Dear Dr. Don,
Continue Reading Below
I own three Series EE savings bonds with the following purchase dates and face value amounts:
- $500 (June 1983)
- $1,000 (December 1993)
- $500 (May 1994)
When should I cash them in? Do I just take them to my bank and let them cash them?
Are all three at full value as of July 24, 2009?
- Suzanne Savings
Series EE savings bonds issued in the 1980s and early 1990s have an original maturity of 20 years, and an extended maturity of 10 years, for a total of 30 years until the final maturity of the bonds.
These bonds were purchased at half their face value. Over their original maturities, the bonds increase in value to become worth at least the face amount. During the extended maturity period, the bond continues to earn interest according to the terms of the extension period.
The Series EE bond you own from 1983 will reach its final extended maturity in June 2013. At final maturity, the bond stops earning interest. Deferred interest earnings become taxable when the bond is redeemed or matures.
The TreasuryDirect Web page "When Interest is Added to Your Bonds" explains why, for your bonds, it makes sense to wait until an interest payment month to redeem the savings bond.
The interest rate earned by your bonds for any six-month interest period depends on the terms of the savings bond when purchased. The TreasuryDirect Web page "Before May 1995 (EE Bond Rates and Terms)" explains the different approaches to establishing an interest rate depending on when the savings bonds were purchased and the bond's current age.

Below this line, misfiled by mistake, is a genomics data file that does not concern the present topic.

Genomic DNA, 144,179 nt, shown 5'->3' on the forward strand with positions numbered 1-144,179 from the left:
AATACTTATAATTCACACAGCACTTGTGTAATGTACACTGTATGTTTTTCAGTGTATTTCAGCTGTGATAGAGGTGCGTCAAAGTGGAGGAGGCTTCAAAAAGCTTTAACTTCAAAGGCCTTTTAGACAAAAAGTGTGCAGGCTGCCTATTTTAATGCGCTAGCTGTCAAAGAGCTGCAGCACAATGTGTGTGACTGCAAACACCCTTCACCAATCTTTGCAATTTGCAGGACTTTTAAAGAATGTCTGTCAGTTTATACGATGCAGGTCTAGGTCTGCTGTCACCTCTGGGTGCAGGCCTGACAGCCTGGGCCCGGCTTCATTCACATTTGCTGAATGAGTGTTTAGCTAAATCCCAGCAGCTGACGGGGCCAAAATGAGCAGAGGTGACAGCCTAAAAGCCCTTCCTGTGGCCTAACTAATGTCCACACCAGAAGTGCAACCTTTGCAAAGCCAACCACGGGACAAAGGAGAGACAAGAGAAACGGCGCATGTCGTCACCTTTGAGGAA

An easy way to get around all the particulars concerning the interest rates on your bonds is to use the Savings Bond Wizard and input the information about the bonds. The Savings Bond Wizard is available as a download on the TreasuryDirect website. I used it for your bonds and came up with the following information:
Alternately, you can just use the savings bond calculator to find out the information without downloading the program. That would allow you to calculate the value as of the July 2009 date. Pay attention to the next accrual (interest) date, however, so you know when the next interest payment is credited to the bond.
Use the rate column to see what you're currently earning on the savings bonds. The yield column shows the return over the time you've owned the bonds. I'd use the rate column, updated to reflect the new rates available to you at the next interest date, to decide whether or not to redeem the bonds.
If you've been deferring the income tax due on the interest earnings, the earnings are reported as interest income for the tax year the bonds are redeemed.
The savings bonds purchased in the early 1990s may qualify for the Savings Bonds in Education program. If that's the case, the interest earnings are excluded from federal income tax when bonds are used to finance education. Restrictions apply -- see the "Education Planning" page on the TreasuryDirect website for more information.
Get more news, money-saving tips and expert advice by signing up for a free Bankrate newsletter.
Ask the adviser
To ask a question of Dr. Don, go to the "Ask the Experts" page and select one of these topics: "Financing a home," "Saving and Investing" or "Money." Read more Dr. Don columns for additional personal finance advice.
Copyright 2014, Bankrate Inc.